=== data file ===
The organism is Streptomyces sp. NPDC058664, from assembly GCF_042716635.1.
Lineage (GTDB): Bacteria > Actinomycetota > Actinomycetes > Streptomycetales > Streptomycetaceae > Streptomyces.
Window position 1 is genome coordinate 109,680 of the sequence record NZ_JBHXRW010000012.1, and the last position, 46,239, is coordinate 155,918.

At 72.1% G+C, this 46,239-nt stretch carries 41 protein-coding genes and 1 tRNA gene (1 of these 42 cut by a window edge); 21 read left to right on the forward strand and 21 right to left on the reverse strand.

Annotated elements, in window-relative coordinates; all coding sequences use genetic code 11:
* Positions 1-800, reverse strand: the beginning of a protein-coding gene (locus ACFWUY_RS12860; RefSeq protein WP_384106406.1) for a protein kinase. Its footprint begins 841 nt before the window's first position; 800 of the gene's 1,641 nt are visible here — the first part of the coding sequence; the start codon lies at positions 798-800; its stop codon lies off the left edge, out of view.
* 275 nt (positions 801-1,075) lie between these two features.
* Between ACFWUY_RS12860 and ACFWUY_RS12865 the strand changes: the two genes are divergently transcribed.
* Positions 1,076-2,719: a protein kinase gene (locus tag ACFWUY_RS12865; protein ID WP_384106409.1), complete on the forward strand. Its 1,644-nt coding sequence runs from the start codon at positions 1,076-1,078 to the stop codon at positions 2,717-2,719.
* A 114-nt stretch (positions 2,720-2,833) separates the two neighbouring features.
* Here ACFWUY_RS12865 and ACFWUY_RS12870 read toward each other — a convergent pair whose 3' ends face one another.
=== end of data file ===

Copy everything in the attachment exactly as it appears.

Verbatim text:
The organism is Streptomyces sp. NPDC058664, from assembly GCF_042716635.1.
Lineage (GTDB): Bacteria > Actinomycetota > Actinomycetes > Streptomycetales > Streptomycetaceae > Streptomyces.
Window position 1 is genome coordinate 109,680 of the sequence record NZ_JBHXRW010000012.1, and the last position, 46,239, is coordinate 155,918.

At 72.1% G+C, this 46,239-nt stretch carries 41 protein-coding genes and 1 tRNA gene (1 of these 42 cut by a window edge); 21 read left to right on the forward strand and 21 right to left on the reverse strand.

Annotated elements, in window-relative coordinates; all coding sequences use genetic code 11:
* Positions 1-800, reverse strand: the beginning of a protein-coding gene (locus ACFWUY_RS12860; RefSeq protein WP_384106406.1) for a protein kinase. Its footprint begins 841 nt before the window's first position; 800 of the gene's 1,641 nt are visible here — the first part of the coding sequence; the start codon lies at positions 798-800; its stop codon lies off the left edge, out of view.
* 275 nt (positions 801-1,075) lie between these two features.
* Between ACFWUY_RS12860 and ACFWUY_RS12865 the strand changes: the two genes are divergently transcribed.
* Positions 1,076-2,719: a protein kinase gene (locus tag ACFWUY_RS12865; protein ID WP_384106409.1), complete on the forward strand. Its 1,644-nt coding sequence runs from the start codon at positions 1,076-1,078 to the stop codon at positions 2,717-2,719.
* A 114-nt stretch (positions 2,720-2,833) separates the two neighbouring features.
* Here ACFWUY_RS12865 and ACFWUY_RS12870 read toward each other — a convergent pair whose 3' ends face one another.